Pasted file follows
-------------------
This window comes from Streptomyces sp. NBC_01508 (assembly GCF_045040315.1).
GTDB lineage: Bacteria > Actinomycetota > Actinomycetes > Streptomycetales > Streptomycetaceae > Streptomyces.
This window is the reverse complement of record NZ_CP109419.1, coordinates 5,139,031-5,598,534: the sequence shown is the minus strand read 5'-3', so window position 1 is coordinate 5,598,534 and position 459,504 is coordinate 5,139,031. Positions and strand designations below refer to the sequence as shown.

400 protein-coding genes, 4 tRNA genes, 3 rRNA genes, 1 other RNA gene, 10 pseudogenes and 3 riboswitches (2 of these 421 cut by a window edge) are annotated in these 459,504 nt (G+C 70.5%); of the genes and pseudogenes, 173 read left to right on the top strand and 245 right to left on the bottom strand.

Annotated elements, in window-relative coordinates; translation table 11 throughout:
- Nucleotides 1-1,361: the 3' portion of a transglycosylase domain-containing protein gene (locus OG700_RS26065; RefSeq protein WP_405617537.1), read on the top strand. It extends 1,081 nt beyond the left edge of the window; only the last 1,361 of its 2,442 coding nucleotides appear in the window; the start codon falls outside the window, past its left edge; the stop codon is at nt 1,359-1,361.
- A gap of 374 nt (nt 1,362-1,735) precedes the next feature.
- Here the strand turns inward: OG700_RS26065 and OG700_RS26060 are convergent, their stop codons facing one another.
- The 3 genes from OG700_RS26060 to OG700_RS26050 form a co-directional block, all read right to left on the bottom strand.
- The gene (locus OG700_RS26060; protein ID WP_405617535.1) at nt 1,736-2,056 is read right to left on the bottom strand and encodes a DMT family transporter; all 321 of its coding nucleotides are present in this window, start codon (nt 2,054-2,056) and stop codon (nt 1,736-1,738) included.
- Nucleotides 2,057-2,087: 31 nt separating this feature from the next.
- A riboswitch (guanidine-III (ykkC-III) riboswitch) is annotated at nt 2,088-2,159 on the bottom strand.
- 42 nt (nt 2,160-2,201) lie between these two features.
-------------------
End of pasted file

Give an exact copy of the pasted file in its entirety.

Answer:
This window comes from Streptomyces sp. NBC_01508 (assembly GCF_045040315.1).
GTDB lineage: Bacteria > Actinomycetota > Actinomycetes > Streptomycetales > Streptomycetaceae > Streptomyces.
This window is the reverse complement of record NZ_CP109419.1, coordinates 5,139,031-5,598,534: the sequence shown is the minus strand read 5'-3', so window position 1 is coordinate 5,598,534 and position 459,504 is coordinate 5,139,031. Positions and strand designations below refer to the sequence as shown.

400 protein-coding genes, 4 tRNA genes, 3 rRNA genes, 1 other RNA gene, 10 pseudogenes and 3 riboswitches (2 of these 421 cut by a window edge) are annotated in these 459,504 nt (G+C 70.5%); of the genes and pseudogenes, 173 read left to right on the top strand and 245 right to left on the bottom strand.

Annotated elements, in window-relative coordinates; translation table 11 throughout:
- Nucleotides 1-1,361: the 3' portion of a transglycosylase domain-containing protein gene (locus OG700_RS26065; RefSeq protein WP_405617537.1), read on the top strand. It extends 1,081 nt beyond the left edge of the window; only the last 1,361 of its 2,442 coding nucleotides appear in the window; the start codon falls outside the window, past its left edge; the stop codon is at nt 1,359-1,361.
- A gap of 374 nt (nt 1,362-1,735) precedes the next feature.
- Here the strand turns inward: OG700_RS26065 and OG700_RS26060 are convergent, their stop codons facing one another.
- The 3 genes from OG700_RS26060 to OG700_RS26050 form a co-directional block, all read right to left on the bottom strand.
- The gene (locus OG700_RS26060; protein ID WP_405617535.1) at nt 1,736-2,056 is read right to left on the bottom strand and encodes a DMT family transporter; all 321 of its coding nucleotides are present in this window, start codon (nt 2,054-2,056) and stop codon (nt 1,736-1,738) included.
- Nucleotides 2,057-2,087: 31 nt separating this feature from the next.
- A riboswitch (guanidine-III (ykkC-III) riboswitch) is annotated at nt 2,088-2,159 on the bottom strand.
- 42 nt (nt 2,160-2,201) lie between these two features.